The subtitle of Nikil Saval’s book is curiously inapt. Cubed is not a ‘secret history of the workplace’, but the not (entirely) secret history of a very particular kind of workplace. The main title is intended to pull that particular workplace into focus, I suppose, to narrow the vast number of possible workplaces down to a single square box (or latterly a three-walled lidless box) that will inevitably bring to mind the environment of the white-collar pen-pusher, although it has been a very long time since office workers reliably wore white collars or pushed pens to fulfil their duties. But even if we allow ‘the workplace’ to stand for ‘the office’, ‘the history of a secret workplace’ would have been a more accurate subtitle. What happens there? People can be said to ‘work in an office’ and no further explanation is required, but there’s no real clue to what they do, unlike people who work in other places, who make things in a factory, mine in a mine, teach in a school, sell things in a shop. What are the millions of children who since the late 19th century have increasingly been told that one (or both) of their parents is ‘at the office’ to understand by that? At least that nothing is made, mined, taught or sold.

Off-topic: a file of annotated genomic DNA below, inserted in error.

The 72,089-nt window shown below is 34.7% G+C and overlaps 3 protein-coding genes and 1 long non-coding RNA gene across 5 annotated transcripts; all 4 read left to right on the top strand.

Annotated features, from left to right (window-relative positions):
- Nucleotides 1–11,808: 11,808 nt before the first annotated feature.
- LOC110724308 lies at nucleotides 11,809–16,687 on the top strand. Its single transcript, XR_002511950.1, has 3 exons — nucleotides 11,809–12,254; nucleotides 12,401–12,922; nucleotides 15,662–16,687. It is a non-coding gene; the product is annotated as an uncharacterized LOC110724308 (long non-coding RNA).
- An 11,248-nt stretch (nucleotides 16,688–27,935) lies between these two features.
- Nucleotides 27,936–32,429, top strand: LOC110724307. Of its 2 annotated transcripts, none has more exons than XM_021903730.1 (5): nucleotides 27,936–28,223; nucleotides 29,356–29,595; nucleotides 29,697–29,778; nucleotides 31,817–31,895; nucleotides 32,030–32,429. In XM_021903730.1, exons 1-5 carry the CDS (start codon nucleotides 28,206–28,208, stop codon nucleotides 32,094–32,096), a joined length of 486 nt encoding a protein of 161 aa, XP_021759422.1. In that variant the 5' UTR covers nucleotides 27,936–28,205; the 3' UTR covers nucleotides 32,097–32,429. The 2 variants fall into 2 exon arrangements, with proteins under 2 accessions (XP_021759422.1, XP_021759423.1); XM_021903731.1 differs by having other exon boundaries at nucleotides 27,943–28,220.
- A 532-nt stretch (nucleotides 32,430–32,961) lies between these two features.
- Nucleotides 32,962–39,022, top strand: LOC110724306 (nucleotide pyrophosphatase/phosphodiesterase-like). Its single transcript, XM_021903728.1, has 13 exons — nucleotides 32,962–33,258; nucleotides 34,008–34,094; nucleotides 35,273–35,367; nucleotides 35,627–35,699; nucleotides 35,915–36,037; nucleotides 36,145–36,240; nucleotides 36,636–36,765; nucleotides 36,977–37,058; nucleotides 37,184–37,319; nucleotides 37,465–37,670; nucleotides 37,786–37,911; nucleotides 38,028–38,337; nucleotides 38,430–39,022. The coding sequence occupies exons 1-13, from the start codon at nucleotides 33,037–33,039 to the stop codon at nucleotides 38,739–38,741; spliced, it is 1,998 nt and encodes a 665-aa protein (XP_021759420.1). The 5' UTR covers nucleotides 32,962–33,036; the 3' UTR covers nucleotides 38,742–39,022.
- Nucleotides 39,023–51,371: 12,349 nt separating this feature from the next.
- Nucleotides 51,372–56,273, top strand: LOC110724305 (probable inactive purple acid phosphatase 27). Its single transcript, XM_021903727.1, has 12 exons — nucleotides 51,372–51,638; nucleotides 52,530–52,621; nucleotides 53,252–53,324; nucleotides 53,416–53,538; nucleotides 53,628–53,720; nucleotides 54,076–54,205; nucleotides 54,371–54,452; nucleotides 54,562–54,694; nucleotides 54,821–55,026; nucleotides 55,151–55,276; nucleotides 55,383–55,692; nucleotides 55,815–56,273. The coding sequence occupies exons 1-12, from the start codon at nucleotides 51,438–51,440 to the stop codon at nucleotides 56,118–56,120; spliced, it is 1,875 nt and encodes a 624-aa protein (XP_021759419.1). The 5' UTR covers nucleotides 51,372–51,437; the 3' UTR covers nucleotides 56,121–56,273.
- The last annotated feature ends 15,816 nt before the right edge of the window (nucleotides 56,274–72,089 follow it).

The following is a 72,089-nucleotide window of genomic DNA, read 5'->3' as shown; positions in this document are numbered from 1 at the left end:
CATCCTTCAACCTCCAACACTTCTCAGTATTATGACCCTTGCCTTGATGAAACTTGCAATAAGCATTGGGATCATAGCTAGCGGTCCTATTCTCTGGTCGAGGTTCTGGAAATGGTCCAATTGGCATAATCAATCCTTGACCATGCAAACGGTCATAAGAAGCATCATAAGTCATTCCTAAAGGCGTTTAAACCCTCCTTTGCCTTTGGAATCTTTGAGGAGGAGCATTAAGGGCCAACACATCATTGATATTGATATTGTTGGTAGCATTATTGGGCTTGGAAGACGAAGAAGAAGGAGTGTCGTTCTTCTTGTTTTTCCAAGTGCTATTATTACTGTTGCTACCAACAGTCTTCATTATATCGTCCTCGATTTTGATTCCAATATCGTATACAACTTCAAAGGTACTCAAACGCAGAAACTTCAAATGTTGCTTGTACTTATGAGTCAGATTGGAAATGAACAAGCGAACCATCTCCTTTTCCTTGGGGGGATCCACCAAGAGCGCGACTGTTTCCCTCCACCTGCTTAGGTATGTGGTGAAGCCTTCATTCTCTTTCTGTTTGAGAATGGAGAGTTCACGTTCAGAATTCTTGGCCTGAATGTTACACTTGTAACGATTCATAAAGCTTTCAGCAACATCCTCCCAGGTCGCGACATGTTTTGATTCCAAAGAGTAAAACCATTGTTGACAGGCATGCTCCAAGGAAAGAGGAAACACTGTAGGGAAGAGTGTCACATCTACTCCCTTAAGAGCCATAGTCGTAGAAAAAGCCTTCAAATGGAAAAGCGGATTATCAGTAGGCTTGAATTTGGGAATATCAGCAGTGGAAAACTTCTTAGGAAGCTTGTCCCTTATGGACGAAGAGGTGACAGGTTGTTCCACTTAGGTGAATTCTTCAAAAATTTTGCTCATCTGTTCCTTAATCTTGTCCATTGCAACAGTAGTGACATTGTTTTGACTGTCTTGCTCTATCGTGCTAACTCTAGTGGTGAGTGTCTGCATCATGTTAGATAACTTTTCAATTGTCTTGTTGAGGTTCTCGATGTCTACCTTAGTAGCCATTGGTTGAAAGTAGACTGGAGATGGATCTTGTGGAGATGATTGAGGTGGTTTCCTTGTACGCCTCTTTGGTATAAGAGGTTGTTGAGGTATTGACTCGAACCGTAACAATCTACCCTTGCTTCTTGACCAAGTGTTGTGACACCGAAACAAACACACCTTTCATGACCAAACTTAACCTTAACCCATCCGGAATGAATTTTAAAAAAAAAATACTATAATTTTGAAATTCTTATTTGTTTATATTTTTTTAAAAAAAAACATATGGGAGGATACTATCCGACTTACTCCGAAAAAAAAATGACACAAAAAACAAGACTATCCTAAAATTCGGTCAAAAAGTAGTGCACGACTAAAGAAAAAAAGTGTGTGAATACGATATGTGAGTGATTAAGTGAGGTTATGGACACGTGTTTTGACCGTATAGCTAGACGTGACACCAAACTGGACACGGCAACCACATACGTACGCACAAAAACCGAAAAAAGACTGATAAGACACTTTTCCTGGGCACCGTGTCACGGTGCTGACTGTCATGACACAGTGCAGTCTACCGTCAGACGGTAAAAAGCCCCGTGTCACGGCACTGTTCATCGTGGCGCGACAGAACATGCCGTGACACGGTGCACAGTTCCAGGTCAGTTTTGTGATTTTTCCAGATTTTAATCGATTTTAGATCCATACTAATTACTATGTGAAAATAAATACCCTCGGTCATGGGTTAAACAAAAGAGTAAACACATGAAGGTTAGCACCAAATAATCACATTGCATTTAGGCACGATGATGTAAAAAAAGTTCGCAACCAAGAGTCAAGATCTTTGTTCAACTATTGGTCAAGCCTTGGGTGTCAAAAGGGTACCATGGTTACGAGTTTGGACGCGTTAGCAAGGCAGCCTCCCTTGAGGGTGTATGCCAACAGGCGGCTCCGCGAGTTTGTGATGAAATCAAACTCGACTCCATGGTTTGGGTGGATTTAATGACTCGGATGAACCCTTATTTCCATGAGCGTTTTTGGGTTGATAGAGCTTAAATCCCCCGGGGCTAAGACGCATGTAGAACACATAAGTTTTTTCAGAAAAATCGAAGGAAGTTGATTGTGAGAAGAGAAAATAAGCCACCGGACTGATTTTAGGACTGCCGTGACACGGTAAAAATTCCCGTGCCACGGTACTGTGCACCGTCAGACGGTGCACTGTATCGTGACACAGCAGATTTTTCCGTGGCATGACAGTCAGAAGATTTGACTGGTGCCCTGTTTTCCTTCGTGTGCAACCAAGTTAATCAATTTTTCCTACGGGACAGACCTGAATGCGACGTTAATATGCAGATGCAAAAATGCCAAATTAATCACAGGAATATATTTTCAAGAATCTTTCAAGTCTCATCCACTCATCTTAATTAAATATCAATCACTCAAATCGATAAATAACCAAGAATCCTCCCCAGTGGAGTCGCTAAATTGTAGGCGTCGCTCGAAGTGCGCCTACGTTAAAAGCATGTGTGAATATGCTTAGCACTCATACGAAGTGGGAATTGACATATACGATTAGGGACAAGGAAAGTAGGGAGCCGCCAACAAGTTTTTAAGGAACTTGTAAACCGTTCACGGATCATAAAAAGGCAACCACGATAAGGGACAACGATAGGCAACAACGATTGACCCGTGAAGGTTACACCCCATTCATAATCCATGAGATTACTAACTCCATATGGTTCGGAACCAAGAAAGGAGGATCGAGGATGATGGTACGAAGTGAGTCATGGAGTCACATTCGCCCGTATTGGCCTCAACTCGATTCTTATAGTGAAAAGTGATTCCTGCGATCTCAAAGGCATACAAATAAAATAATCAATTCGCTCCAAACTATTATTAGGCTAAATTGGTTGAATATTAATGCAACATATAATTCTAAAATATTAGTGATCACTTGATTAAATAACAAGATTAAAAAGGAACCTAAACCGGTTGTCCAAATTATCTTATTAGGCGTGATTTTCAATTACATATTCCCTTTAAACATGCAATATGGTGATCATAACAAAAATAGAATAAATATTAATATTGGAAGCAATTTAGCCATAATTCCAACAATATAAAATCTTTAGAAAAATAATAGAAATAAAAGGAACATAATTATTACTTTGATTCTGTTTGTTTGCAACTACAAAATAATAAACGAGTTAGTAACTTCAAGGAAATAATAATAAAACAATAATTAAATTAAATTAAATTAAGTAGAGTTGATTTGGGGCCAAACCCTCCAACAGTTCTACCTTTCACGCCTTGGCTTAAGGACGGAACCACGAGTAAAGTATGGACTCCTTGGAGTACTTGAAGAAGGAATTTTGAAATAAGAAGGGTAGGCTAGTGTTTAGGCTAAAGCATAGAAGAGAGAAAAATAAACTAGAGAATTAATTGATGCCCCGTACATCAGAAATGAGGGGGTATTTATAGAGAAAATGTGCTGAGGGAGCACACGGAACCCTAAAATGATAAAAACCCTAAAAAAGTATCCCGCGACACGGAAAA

Wednesday, 23 July, 2014
Robin Sloan, Medium
And its challenge to the rest of us.
Tuesday, 22 July, 2014
Matthew Francis, Aeon
Albert Einstein was a genius, but he wasn’t the only one – why has his name come to mean something superhuman?
Jesse Barron, The New Inquiry
The suicidal veteran, who volunteered to inflict damage abroad and wound up fatally damaging himself, doesn’t usually write his own story. He leaves a note, which leaves the storytelling to others. The narratives start almost instantly.
Monday, 21 July, 2014
Elizabeth Kolbert, New Yorker
How the Paleolithic life style got trendy.
Maywa Montenegro and Terry Glavin, Seed
Scientists offer new insight into what to protect of the world's rapidly vanishing languages, cultures, and species.
Mario Cacciottolo, BBC